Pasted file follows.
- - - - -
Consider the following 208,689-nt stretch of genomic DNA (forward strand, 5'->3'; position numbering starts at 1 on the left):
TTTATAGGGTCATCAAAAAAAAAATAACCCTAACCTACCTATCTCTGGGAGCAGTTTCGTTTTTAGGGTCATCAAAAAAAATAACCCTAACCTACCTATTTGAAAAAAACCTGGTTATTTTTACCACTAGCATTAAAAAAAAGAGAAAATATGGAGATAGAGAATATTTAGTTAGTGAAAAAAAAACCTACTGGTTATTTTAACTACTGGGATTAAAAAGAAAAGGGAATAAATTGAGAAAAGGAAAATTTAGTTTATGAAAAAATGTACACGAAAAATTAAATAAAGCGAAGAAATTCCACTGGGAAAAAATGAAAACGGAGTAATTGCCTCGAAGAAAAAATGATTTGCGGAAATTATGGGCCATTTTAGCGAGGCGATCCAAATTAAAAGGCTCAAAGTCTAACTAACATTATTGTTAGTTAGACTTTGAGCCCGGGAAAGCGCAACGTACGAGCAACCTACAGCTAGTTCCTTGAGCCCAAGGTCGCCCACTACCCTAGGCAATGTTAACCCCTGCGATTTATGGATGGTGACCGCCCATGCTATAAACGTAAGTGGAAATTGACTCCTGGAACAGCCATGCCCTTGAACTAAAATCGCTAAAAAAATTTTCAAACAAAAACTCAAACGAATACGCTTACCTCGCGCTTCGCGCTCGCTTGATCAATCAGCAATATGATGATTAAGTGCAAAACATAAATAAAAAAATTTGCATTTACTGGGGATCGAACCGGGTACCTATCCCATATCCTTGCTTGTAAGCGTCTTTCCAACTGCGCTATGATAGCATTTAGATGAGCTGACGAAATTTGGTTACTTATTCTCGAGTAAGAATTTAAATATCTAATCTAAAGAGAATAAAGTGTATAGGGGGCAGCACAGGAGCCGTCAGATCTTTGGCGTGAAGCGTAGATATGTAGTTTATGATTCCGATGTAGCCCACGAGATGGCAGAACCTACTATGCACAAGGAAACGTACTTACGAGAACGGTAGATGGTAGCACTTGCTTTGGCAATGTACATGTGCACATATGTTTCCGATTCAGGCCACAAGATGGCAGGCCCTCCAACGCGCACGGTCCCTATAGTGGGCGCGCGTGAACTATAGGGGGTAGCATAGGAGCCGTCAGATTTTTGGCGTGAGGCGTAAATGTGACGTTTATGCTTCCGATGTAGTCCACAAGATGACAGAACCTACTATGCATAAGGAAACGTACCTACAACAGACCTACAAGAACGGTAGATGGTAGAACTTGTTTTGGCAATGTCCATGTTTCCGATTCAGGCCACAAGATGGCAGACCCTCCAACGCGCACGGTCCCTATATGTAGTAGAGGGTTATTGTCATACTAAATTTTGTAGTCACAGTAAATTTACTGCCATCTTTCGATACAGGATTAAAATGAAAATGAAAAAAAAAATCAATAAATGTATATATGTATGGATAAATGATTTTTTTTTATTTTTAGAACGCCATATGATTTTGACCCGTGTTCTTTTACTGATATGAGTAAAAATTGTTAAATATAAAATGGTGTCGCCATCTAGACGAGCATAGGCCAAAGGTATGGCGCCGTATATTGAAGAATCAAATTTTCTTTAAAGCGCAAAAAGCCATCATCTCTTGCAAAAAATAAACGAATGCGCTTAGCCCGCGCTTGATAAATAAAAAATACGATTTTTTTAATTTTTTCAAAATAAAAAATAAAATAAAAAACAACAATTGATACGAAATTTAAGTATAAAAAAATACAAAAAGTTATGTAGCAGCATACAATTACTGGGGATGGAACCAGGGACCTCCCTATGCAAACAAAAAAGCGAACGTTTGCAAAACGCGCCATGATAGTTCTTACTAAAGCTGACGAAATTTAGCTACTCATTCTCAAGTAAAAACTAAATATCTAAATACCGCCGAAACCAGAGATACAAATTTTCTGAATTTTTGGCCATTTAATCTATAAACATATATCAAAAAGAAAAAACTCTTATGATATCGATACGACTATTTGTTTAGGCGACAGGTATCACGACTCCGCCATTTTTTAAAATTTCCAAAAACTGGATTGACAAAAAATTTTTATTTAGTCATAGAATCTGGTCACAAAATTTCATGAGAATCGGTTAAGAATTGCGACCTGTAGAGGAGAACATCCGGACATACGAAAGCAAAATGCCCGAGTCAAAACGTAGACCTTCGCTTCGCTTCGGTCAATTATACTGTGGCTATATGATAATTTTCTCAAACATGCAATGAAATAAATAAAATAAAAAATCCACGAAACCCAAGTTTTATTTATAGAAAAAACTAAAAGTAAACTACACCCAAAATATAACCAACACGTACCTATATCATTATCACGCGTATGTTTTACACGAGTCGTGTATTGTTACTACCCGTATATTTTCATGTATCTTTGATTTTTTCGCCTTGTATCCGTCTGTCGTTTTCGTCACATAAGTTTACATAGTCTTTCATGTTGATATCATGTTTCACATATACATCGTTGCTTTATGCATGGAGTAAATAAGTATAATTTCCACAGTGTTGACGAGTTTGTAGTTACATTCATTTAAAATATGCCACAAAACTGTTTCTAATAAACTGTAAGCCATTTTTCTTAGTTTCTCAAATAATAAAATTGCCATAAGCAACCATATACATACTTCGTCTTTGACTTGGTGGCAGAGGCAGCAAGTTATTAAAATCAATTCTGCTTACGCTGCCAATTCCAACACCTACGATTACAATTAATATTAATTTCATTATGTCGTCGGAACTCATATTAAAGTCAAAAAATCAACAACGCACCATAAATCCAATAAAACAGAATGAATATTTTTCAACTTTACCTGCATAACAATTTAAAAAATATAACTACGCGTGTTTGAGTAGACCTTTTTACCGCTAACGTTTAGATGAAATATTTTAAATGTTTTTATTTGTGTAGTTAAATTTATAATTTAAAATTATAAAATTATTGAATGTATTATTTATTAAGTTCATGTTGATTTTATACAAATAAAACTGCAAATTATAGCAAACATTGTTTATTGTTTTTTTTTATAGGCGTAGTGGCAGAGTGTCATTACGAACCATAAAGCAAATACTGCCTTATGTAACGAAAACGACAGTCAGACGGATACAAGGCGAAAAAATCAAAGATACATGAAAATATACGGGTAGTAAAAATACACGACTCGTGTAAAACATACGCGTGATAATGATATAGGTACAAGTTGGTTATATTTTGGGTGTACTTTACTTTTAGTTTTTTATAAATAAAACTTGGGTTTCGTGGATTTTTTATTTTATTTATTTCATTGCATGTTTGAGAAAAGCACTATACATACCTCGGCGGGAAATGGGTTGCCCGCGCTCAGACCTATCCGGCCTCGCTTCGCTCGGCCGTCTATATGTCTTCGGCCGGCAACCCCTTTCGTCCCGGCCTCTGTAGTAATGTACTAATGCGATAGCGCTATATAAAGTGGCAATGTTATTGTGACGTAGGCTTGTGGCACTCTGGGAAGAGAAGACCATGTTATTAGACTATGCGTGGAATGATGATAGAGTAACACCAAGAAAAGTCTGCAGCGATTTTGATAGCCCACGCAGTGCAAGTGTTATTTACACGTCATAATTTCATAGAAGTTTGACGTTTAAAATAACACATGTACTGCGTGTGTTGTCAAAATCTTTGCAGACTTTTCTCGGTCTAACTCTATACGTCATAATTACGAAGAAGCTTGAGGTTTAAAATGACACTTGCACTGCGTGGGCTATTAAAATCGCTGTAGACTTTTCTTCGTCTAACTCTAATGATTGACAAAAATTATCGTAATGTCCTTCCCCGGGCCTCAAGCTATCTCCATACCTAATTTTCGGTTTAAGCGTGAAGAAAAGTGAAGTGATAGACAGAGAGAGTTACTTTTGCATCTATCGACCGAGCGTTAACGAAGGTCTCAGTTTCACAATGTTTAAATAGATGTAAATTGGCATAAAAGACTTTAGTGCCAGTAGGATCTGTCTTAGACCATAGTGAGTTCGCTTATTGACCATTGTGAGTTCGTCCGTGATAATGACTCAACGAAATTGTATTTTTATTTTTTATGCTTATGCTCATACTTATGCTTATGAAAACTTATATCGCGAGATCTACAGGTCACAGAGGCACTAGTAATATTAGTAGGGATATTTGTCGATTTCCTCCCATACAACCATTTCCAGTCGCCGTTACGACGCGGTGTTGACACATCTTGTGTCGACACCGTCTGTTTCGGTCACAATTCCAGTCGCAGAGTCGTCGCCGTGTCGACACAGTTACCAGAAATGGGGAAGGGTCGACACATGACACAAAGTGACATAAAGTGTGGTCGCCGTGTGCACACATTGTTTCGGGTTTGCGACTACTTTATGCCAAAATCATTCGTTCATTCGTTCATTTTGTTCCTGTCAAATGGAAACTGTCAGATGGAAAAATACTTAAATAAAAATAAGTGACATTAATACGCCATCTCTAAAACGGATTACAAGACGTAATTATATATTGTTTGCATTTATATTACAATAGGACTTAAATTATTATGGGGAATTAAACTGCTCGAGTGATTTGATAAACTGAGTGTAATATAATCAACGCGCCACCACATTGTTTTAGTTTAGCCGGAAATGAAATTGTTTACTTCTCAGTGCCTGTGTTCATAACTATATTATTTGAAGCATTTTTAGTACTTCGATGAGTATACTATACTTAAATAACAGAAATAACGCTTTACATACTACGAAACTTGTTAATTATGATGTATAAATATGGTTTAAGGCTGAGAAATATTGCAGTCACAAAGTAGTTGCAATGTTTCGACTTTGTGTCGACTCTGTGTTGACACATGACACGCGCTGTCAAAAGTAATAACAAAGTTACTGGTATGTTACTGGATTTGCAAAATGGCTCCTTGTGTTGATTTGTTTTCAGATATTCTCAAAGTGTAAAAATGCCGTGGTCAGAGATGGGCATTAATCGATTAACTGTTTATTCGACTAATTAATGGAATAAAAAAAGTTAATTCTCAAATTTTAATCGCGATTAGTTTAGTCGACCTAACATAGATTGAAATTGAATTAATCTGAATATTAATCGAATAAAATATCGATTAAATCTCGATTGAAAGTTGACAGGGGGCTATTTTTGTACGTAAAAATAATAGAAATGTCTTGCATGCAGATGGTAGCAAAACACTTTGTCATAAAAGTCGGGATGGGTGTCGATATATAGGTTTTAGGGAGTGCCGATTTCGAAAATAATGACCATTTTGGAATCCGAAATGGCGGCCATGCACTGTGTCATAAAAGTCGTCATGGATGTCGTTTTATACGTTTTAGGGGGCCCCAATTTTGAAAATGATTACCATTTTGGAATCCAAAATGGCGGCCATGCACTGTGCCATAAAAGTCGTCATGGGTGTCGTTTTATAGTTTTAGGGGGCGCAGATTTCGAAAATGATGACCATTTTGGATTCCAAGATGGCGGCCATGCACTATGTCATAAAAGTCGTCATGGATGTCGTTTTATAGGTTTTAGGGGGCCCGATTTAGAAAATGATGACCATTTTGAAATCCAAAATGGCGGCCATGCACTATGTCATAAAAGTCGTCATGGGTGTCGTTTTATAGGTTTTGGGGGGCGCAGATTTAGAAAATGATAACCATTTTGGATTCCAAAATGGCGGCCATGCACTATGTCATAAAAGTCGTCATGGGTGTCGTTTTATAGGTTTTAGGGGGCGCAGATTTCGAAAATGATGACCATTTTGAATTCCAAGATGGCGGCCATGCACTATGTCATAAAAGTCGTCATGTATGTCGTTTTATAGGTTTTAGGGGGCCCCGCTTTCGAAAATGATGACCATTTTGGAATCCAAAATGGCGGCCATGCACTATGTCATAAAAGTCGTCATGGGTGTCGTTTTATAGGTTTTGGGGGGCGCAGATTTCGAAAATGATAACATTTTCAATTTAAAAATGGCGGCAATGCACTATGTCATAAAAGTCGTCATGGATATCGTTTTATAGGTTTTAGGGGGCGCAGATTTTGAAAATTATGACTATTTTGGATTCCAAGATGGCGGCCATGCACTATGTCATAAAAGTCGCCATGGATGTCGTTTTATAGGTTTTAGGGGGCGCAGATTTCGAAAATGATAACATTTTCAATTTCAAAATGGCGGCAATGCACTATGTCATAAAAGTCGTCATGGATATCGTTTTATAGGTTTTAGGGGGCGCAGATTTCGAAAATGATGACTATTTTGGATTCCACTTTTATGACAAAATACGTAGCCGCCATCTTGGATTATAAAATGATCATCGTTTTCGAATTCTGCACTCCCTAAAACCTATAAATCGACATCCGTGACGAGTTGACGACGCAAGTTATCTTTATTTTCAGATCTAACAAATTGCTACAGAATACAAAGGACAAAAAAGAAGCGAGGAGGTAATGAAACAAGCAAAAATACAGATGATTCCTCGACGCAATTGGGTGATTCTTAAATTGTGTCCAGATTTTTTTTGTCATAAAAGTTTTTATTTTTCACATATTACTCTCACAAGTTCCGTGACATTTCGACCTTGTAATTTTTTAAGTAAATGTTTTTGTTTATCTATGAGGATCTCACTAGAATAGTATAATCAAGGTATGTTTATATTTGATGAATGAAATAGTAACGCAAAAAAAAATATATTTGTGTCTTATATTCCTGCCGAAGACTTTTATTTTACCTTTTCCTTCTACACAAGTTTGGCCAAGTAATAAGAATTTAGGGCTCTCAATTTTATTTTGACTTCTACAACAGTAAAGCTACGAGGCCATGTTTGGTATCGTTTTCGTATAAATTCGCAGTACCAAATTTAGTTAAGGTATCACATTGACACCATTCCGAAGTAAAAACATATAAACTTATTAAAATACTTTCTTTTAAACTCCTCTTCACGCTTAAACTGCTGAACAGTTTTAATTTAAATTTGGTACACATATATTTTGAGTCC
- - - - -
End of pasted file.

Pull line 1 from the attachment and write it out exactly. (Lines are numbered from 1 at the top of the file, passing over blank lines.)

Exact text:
Consider the following 208,689-nt stretch of genomic DNA (forward strand, 5'->3'; position numbering starts at 1 on the left):